China's BTR sees nickel price falling two-thirds to $8,000 a tonne

SHANGHAI, April 27 (Reuters) - BTR New Material Group sees the price of nickel falling by about two-thirds, an executive from the Chinese battery material supplier said, a prediction that if fulfilled, points to sharply lower battery costs that could benefit firms like Tesla.

As capacity grows, the price of the metal should fall to $8,000 a tonne, down from $24,000 a tonne now, Yang Shunyi, vice general manager of BTR, told the China Automotive Battery Innovation Alliance forum in Changzhou city on Thursday.

This would bring down costs of cathode materials with 90% nickel used in batteries powering electric cars by 30%, Yang said.

Yang said he visited nickel producers in Indonesia two weeks ago and he estimated its planned nickel refinery capacity could supply about 4 million tons of nickel-based cathode or 3 gigawatt hours of batteries annually.

“As those projects roll out production this year, the demand and supply is reversed with supply of nickel outweighing demand in 2023. Nickel price is bound to fall downward and in the middle to long term, it will stay at around $8,000,” he said.

BTR is one of China’s largest makers of lithium-ion battery materials. The electric vehicle industry uses nickel extensively and several automakers have signed deals with production centres such as Indonesia in recent years.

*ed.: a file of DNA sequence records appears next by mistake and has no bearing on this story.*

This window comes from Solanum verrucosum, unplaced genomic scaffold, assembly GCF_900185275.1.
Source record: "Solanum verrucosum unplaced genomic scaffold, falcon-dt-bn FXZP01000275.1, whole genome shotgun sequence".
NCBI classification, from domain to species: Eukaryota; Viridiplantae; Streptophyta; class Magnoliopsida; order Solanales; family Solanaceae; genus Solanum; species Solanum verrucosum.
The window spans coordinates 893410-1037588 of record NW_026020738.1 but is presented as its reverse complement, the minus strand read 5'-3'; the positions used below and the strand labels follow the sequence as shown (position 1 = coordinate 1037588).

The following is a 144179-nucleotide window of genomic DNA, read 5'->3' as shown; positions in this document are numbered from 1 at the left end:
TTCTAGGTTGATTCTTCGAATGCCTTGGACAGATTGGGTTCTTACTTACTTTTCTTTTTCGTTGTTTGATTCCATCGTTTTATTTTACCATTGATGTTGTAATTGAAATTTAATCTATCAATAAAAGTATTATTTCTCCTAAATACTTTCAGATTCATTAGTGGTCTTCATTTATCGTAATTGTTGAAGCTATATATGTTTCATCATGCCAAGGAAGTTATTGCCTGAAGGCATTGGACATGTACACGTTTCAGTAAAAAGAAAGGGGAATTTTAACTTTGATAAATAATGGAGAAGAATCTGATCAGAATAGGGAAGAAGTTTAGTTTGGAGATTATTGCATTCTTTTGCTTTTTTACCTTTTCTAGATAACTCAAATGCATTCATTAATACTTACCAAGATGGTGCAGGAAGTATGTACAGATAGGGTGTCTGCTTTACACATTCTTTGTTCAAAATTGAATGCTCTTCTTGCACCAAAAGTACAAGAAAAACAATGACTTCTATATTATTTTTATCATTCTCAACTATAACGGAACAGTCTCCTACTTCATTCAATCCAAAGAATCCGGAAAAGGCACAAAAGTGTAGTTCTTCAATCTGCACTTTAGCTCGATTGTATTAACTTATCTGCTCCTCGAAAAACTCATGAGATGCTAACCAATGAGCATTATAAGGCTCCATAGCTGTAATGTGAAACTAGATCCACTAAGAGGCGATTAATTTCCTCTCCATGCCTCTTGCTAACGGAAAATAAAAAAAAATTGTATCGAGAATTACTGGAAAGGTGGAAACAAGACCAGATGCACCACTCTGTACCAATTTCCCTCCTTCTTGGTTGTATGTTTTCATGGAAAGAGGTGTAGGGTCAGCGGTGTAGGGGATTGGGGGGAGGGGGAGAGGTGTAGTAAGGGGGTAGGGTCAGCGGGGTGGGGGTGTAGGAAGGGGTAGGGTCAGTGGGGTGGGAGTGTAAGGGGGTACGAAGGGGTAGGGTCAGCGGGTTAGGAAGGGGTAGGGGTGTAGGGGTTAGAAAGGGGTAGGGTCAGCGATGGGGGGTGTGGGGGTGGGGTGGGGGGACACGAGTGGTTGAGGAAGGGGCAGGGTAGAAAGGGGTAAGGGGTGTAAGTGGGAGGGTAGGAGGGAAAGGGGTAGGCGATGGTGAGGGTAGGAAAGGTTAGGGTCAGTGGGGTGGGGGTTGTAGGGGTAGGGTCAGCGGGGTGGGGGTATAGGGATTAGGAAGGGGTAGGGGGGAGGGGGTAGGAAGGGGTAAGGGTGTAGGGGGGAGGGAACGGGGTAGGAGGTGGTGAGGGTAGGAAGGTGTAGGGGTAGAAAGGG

In 2020, Tesla boss Elon Musk urged miners to produce more nickel warning that the cost of batteries was a big hurdle to his company’s growth.

Tesla is looking to use a cathode with more than 90% nickel in the next generation of its large cylindrical battery cells known as 4680, Reuters reported previously.

High-nickel cathode can help batteries achieve higher energy density and extend driving range, a key factor in achieving a shift to EVs.

EV makers have been using cheaper lithium iron phosphate (LFP) batteries with lower energy density to power compact and medium-sized EVs but larger-sized products such as pickups need higher energy density to be competitive against internal combustion engine vehicles, analysts say. (Reporting by Zhang Yan and Brenda Goh; Editing by Robert Birsel)